Baker Institute for Animal Health
235 Hungerford Hill Road
Ithaca, NY 14853
Office: (607) 256-5657
Fax: (607) 256-5608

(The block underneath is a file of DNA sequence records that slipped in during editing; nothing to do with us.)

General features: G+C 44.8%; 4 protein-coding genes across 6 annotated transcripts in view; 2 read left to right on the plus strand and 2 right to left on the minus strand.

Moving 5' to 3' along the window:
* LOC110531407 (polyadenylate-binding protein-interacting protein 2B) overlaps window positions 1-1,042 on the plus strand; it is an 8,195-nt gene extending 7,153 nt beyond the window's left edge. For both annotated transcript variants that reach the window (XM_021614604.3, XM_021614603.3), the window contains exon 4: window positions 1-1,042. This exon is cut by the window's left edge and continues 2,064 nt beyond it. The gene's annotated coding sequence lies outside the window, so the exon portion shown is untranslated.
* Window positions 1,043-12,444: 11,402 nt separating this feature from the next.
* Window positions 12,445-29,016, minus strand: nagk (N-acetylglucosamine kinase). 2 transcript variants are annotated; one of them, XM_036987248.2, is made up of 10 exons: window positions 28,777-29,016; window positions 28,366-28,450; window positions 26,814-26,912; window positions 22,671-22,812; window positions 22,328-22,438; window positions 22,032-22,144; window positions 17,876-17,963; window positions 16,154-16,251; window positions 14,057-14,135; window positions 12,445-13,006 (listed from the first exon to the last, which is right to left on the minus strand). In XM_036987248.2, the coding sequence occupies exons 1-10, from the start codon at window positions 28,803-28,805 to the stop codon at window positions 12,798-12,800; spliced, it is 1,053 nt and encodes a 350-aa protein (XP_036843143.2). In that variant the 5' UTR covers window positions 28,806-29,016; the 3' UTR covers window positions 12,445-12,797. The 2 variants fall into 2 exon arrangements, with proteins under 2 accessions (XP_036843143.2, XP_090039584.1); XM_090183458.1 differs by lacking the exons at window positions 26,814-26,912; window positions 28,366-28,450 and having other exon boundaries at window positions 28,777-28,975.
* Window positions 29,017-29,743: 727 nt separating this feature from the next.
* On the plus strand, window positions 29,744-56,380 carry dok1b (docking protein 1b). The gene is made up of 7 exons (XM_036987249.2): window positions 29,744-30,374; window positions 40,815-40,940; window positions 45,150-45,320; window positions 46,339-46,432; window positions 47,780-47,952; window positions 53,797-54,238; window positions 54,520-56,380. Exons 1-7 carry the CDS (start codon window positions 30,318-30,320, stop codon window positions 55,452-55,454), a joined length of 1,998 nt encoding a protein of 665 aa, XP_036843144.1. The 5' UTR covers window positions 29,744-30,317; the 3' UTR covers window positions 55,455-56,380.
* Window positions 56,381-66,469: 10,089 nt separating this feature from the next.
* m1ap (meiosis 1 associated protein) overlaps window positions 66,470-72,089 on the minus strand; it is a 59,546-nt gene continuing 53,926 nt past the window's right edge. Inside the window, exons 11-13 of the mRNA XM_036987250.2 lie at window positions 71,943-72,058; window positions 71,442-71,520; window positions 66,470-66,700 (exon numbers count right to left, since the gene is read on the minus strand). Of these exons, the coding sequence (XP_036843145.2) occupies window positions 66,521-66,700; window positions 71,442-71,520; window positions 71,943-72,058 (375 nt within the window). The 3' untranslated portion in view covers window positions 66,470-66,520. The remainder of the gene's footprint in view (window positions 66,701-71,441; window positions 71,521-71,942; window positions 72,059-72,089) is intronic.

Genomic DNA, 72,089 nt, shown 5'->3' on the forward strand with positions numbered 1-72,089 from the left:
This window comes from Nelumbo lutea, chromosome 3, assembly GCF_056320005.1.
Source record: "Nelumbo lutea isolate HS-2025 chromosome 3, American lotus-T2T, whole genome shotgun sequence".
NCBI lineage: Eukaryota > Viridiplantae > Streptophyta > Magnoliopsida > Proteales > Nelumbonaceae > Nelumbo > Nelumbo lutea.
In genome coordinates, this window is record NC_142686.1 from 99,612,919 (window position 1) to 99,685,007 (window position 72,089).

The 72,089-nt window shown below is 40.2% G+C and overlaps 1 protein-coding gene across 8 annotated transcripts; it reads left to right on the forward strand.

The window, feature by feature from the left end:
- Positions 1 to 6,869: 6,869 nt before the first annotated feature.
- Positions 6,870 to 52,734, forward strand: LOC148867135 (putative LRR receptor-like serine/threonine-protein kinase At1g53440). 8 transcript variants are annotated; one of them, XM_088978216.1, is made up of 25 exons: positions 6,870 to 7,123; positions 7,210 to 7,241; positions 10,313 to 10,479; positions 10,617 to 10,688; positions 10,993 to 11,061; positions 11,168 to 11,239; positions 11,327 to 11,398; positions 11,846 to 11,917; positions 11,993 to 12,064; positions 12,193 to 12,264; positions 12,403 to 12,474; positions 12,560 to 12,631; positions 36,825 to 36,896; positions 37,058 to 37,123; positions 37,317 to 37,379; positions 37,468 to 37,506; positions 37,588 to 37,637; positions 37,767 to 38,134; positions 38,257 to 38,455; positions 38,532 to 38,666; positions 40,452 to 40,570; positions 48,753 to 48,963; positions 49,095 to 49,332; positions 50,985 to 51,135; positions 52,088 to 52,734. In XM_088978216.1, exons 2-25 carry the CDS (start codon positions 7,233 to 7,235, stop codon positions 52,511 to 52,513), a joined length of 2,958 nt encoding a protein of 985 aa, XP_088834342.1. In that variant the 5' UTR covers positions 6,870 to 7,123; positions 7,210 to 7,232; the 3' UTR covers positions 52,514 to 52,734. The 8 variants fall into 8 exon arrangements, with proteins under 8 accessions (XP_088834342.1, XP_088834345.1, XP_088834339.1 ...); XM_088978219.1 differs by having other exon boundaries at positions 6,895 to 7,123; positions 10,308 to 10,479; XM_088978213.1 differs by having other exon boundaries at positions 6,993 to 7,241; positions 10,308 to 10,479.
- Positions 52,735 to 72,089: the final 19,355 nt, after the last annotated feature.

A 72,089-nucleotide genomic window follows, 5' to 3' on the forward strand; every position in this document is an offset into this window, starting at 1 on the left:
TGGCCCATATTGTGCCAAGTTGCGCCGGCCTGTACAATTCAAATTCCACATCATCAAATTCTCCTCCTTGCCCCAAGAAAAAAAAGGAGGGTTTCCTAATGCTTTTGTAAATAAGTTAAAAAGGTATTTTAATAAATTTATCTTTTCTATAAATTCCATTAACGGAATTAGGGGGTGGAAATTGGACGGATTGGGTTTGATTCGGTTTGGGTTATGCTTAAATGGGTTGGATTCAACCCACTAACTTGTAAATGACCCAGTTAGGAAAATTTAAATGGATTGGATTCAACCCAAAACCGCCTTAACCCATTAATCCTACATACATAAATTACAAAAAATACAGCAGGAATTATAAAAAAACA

This project is using state-of-the-art technologies to improve our understanding of the fundamental mechanisms by which hormone receptors (HRs) gain access to their DNA binding element within nucleosomes and activate transcription. The histone N-terminal tails represent major impediments to HR-nucleosomal DNA binding because they protrude from the core particle and interact with the underlying DNA via their charged arginine and lysine residues. To help overcome this obstacle, HRs, such as the estrogen receptor (ER), recruit histone acetyltransferases (HATs) to neutralize histone tail lysine residues, thus weakening histone-DNA interactions. The mechanisms by which HRs neutralize histone tail arginine residues have, until recently, remained unknown. Peptidylarginine deiminase (PAD) enzymes convert arginine residues to neutrally charged citrulline in a process known as deimination or citrullination. We have previously reported that PAD2 interacts with ER and that PAD2-mediated deimination of histone H3 arginine 26 (H3R26Cit) enhances ERs ability to bind to target promoter DNA. Our more recent ChIP-Seq study demonstrates that the H3R26Cit modification is essentially absent from breast cancer cells prior to hormone stimulation and then rapidly accumulates at over 30,000 ER binding sites within 5 min of estrogen treatment. Our genome-wide analysis also found that the peak structure and location of this modification virtually mirrors that of the ER across the ER cistrome. We hypothesize that ER recruits HATs and PAD2 to estrogen response element (ERE)-containing nucleosomes and these co-factors then neutralize lysine and arginine residues on the histone H3 tails via acetylation and deimination to weaken histone H3 tail-nucleosomal DNA interactions and stabilize ER-ERE binding. Outcomes from these ongoing studies will help to elucidate the mechanisms of HR signaling and catalyze innovative new cancer therapies for breast cancer.